It’s that time, once again, people!
NanoWriMo is officially here! With thousands of excited, enthusiastic writers, ready to write their way to 50,000 words in 30 days. I’m one of them, at least, now that I’ve figured out the key to my own success.
I’ve done Nano a few times.
Some years I’ve succeeded. Some years, not so much.
But I’ve figured out a few tricks along the way that I thought I’d share.
- Don’t Quit! As in, Don’t Quit writing just because you hit your minimum for the day.
- Many of us get super excited, and we start writing on day one, and hit our minimum word count right away, and after 2-3 days of hitting that 1667 in just an hour or two, we think this is easy. It’s not, and it will get harder. A lot harder. You’ll get discouraged. And frustrated. And wonder where the words went. Then you’ll miss a couple of days. And suddenly you’re behind.
- So my advice is, Keep Writing! If the words are flowing for that story when you hit your minimum, keep writing. Add an extra 500 words or 1000 or whatever. Just don’t stop if it’s working. When those days come, and it gets frustrating, and you can barely type a sentence, you’ll be glad you wrote more on the days it was flowing.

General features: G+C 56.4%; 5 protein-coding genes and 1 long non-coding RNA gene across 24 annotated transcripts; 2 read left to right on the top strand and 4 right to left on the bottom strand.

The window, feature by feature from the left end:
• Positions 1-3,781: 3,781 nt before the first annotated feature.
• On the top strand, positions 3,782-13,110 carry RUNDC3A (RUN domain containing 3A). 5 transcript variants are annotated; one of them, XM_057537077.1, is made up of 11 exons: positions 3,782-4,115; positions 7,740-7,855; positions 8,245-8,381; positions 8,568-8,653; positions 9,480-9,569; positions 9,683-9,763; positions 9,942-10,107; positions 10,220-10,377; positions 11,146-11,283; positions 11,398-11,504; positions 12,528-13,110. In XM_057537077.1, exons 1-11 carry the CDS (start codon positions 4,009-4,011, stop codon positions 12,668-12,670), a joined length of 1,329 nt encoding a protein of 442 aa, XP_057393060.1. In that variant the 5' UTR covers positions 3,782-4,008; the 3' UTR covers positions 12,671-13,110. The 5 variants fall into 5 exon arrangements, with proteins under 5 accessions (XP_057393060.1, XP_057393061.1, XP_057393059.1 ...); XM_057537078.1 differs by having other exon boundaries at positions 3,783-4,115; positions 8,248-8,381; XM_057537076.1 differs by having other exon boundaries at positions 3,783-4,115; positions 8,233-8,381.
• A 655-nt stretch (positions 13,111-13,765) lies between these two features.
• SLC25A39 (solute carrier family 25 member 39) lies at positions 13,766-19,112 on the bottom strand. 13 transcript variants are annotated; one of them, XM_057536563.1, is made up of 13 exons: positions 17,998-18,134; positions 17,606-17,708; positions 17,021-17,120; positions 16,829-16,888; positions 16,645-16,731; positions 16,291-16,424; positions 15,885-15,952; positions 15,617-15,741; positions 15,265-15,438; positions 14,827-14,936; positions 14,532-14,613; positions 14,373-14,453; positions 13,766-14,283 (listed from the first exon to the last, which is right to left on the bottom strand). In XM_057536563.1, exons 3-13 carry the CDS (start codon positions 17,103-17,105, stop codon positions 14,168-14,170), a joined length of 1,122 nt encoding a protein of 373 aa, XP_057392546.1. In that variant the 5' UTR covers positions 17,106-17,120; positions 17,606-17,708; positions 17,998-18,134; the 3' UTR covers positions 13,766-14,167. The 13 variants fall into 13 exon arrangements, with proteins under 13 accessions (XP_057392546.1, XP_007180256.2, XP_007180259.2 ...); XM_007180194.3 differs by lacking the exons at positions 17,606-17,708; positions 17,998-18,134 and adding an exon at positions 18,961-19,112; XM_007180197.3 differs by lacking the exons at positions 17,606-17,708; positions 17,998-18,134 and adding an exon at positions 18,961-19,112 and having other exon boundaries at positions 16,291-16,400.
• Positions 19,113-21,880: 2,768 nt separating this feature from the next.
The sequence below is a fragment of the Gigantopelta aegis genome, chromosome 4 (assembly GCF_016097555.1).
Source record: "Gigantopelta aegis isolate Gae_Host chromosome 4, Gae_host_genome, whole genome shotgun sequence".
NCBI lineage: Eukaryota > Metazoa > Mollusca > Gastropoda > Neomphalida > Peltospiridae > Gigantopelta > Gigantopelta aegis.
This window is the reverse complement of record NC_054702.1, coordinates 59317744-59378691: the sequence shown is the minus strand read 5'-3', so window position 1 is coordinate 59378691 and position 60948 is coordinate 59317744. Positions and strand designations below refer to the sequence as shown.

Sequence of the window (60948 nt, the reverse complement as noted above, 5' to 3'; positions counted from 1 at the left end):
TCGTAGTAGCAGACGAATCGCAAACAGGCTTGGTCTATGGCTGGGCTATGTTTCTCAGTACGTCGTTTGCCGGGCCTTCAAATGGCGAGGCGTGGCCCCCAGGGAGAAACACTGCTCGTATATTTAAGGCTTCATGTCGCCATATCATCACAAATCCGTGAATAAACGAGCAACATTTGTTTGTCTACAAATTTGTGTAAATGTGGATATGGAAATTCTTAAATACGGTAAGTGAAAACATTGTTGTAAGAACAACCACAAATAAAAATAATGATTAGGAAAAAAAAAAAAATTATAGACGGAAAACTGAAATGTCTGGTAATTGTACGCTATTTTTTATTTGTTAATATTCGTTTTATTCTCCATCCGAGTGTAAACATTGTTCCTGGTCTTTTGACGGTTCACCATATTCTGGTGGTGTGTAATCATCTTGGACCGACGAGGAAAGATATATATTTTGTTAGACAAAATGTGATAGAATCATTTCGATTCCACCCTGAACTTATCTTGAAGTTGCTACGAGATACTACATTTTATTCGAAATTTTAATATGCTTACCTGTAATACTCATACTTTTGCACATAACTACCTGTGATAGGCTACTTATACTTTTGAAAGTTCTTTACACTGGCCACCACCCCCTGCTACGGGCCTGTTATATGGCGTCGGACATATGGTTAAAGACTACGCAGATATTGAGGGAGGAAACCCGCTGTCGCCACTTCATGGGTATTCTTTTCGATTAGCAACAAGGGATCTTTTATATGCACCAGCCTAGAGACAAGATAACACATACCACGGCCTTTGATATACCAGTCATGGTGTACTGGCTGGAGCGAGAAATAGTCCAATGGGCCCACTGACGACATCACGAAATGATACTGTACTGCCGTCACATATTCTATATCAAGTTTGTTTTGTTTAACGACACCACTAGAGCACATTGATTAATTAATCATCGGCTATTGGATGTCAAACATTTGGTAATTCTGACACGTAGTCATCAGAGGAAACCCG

Be realistic with your daily minimum word count. Sure, that 1667 is easy to do, but that is Every Single Day.
- What about the November holidays? If you know you’re going to be doing a lot with family several days, due to the Thanksgiving holiday, then you had better count those days out.
- Or sick days? We all like to think we’re Superman or Wonder Woman, but the truth is, we all get sick. Or have family that gets sick.
- Things happen, too. Just crazy things. After all, Mercury is in Retrograde for most of the month. Anything can happen.
So calculate your word count for disaster
What does that mean?
Simply, plan for non-writing days.
Okay, here’s where I get tricky. Math.
Simply put, here’s how to plan for disaster
Take the number of days in the month, subtract out days you know you’re not going to be able to write, and divide 50,000 by that number.
Here’s an example, using my family traditions:
30 Days – 3 days for Thanksgiving events – 5 days of day job that I won’t be able to write – 3 days for an event – 2 days for sickness = 17 days.
50,000 words / 17 days = 2,942 words a writing day.
While that’s a little more than I average a day now it’s not an unbelievably big number for me. Will I have to push to do it? Of course. But that’s what Nano is about. Pushing yourself to really do something.
It’s about proving to yourself that you can do it. Whether you hit that 50,000 word mark or not. You can still win, if you, say, finish that book you’ve been working on forever.
Nano is a very personal journey. It’s unique for us all. So get out there, and do it.